Saturday morning we headed to the stables early to get Don and Bella on their way home, it turned out there was a bit of a miscommunication, we were told we were loading up at 8am, and in reality we were actually leaving at 10am so had quite a lot of time to wait, and in the end Jen, Jess and I had to leave Bella and Don as we would have missed our shuttle to Paris.

Or so we thought anyway – the shuttle arrived, and we dragged all our bags out only to discover that our gear didn’t fit and they still had someone to collect! So we changed to a later shuttle, and spent the day in my hotel room watching the Eventing cross country unfold on my laptop. We sat in disbelief as one by one combinations from all over the world were eliminated or retired. The conditions were really taking their toll and turning what was already a significant test into a slog fest. We were very happy to see Jonelle Richards finally put a score on the board for the Kiwi team before our shuttle bus arrived (only an hour & a half later than the rescheduled time of 2pm!). We bussed to Paris with the Danish team and some of the Swedish coaches, and 3 hours later we arrived at Charles de Gaulle Airport which looked from where I sat as the most confusing airport I have ever seen – and that was just driving in!

So much for our afternoon sightseeing in Paris – we had to settle for seeing the top half of the Eiffel Tower from the bus. We checked into the Pullman Hotel at the airport and after a very nice meal, heads hit the pillow – all very ready to be home. We had plenty of time in the morning to get to the airport – the only excitement was when I was trying to get out of the shuttle bus and the French speaking driver, who was trying to be helpful, failed miserably and he bloody near dropped me as he refused to listen to my instructions – French arrogance I suppose!!

It was nice to be on the plane although I wasn’t looking forward to 2 long flights again as I had picked up another cold . Our 13 hour stopover in Singapore went very quickly as we slept for most of it, leaving only time for a little duty free shopping (me at the M & M store for Aaron), a meal at the Hard Rock Café and then off on a marathon to the gate (probably the furtherist point of the airport from our hotel).

Sleep was not forthcoming until 45 minutes from Christchurch, and the flight was fairly smooth, only a little drama coming when an old lady was sleepwalking and collapsed in the aisle about 2 ½ hours from home. I believe she was ok fortunately! I was then stuck at the back of the immigration queue (cursing the lack of accessibility in the smart gates!) and then at the back of the quarantine queue. It took us over an hour to get out! It was very nice to see Aaron and to get home to my boys.

I would like to extend a massive thanks to my support team for WEG, Jessy, Jen, Debbie, Bella and Warrick - the best team a girl could wish for - thanks for taking care of everything and making my job so much easier :)

It really has been an incredible journey since London, and one that would not have been possible without the support of my family, friends, supporters and by wonderful team of sponsors. In particular, Bates Saddles (for where would I be without a saddle to sit in!!), CourierPost (who could quite easily have said no to my many leave requests!), Head 2 Toe Studio Massage Therapy (who keep me functioning and fix me when I get home), Debbie Rolmanis – DB Muscle Therapy (who is a key member of Team Gundog at the big shows – horse and rider massage, biomechanic advice and support and finder of white gloves at the last minute!), Kerrits Performance Equestrian Apparel (for making sure we look the part), Tasman Agriculture and Circle M Quarter Horses who keep the wheels turning. I am enormously indebted to all of you for supporting me on my journey. And a massive thank you to all who supported our campaign with donations – it has been hugely appreciated!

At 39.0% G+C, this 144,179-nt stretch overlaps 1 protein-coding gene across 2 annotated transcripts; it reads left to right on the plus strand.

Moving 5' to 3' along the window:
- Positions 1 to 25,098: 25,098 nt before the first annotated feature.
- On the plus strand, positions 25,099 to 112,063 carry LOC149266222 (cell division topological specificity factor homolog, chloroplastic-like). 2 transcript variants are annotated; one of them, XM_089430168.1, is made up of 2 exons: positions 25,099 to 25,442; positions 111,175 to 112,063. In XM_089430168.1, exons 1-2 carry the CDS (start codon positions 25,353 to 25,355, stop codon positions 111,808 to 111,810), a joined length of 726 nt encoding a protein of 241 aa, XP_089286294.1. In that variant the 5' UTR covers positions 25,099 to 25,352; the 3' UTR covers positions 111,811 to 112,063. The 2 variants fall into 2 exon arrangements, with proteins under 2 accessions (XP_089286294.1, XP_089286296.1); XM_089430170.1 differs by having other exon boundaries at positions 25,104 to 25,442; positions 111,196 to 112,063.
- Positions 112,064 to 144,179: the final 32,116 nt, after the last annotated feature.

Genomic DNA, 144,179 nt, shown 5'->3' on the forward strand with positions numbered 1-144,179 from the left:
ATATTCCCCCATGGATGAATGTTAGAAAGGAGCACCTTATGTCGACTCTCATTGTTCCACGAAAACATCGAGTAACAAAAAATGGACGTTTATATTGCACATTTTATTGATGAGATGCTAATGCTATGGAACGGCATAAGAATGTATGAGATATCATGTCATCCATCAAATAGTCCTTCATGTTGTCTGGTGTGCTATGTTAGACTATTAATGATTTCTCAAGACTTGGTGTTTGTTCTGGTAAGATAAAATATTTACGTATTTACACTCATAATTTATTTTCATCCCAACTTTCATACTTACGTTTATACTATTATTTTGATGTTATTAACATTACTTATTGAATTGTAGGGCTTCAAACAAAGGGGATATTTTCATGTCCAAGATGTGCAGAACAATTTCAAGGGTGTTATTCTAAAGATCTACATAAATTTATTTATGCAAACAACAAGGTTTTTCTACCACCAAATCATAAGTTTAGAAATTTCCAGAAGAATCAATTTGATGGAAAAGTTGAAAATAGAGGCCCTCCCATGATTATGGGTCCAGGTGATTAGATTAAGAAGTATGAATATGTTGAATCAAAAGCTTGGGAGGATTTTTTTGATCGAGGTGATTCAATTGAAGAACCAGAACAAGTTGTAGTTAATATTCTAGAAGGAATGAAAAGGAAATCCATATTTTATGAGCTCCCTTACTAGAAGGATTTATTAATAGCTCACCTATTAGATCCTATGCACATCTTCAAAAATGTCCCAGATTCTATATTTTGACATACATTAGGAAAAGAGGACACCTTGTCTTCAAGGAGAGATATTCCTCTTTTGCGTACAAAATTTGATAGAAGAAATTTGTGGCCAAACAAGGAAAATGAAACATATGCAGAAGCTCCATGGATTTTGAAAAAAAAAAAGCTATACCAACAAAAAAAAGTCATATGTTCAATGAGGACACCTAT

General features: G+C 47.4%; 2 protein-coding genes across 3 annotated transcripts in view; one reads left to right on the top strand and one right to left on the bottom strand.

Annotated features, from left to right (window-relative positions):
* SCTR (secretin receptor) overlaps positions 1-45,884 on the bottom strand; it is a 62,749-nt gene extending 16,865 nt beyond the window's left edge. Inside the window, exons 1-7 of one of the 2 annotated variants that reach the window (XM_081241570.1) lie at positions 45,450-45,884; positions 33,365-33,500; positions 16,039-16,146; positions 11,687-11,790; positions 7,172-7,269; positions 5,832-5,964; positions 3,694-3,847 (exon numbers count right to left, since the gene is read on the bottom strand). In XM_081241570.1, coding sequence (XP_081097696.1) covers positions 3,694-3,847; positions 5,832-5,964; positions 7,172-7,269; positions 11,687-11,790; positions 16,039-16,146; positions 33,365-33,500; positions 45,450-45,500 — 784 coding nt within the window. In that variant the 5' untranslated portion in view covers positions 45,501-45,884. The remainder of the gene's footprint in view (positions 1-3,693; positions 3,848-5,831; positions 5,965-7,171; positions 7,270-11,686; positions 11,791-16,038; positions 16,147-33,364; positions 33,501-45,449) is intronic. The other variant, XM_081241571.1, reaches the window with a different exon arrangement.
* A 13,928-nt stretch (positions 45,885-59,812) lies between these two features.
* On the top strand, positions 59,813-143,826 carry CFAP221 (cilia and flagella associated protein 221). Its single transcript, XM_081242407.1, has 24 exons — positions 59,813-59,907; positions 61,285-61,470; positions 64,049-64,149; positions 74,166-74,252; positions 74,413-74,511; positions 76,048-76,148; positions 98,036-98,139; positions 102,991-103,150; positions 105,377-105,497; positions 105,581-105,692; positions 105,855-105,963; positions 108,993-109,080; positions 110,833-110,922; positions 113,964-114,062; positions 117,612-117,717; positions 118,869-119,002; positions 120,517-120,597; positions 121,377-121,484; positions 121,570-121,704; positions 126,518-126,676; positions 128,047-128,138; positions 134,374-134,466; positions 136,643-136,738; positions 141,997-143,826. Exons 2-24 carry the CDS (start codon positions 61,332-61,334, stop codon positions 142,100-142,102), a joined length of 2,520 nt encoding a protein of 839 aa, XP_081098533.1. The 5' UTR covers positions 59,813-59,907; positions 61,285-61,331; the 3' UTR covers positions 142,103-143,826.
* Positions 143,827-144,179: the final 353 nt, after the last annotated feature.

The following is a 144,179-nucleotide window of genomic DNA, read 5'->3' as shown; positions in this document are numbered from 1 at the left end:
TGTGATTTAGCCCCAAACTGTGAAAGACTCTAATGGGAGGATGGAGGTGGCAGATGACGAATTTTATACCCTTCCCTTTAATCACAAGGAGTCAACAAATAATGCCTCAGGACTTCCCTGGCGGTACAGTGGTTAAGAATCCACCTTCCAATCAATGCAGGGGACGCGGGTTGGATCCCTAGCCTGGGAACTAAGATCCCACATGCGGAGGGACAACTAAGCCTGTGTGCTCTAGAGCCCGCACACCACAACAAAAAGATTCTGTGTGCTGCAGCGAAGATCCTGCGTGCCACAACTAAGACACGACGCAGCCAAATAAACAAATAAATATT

I also wouldn’t be at this point of my life without the support and belief from the fabulous Hayley Beresford – there should be more wines drunk at the Greenwich Tavern – this great idea turned into the most incredible life and learning journey. To meet Don and Bella, and to be part of Team HB has been simply amazing. Thank you Hayley for making me so welcome, opening the doors of your stable and letting me learn. It has been an incredible experience and one that I am enormously grateful for and will never forget. And I hope to be back!

And finally a massive thank you to Bella and her superstar Don. Without them I would still be thinking of what if. Mask can tell you how much these two have taught me, and he doesn’t know the half of it. I am hugely in debt to Bella and massively grateful to have been entrusted with her wonderful Don. He is such a lovely boy, and one that I miss dearly every time I leave Germany. I feel very privileged to have been able to ride him and proud of what we have achieved for New Zealand. It has been a massive step up from London, even if I still have much to learn and improve.

From here it’s time to rest and recover and drag Mask back in to work for the summer season. Don heads to the much deserved retirement paddock, although I am still hoping that lotto comes through and that paddock can be at my place in NZ! As for Rio and onwards? Who knows! I need to find a nice young horse to take me there first. What will be, will be.

Thanks again for all of the support – we are very proud to wear the silver fern!

And a big thank you to Libby Law Photography, Sarah Aldermann from Kampic and Diana Dobson - the Black Balloon for the lovely photos.




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1 Comment

Reply KarrenJ
3:27 PM on September 7, 2014 
Fabulous post, Anthea! You are a great writer as well as horsewoman :)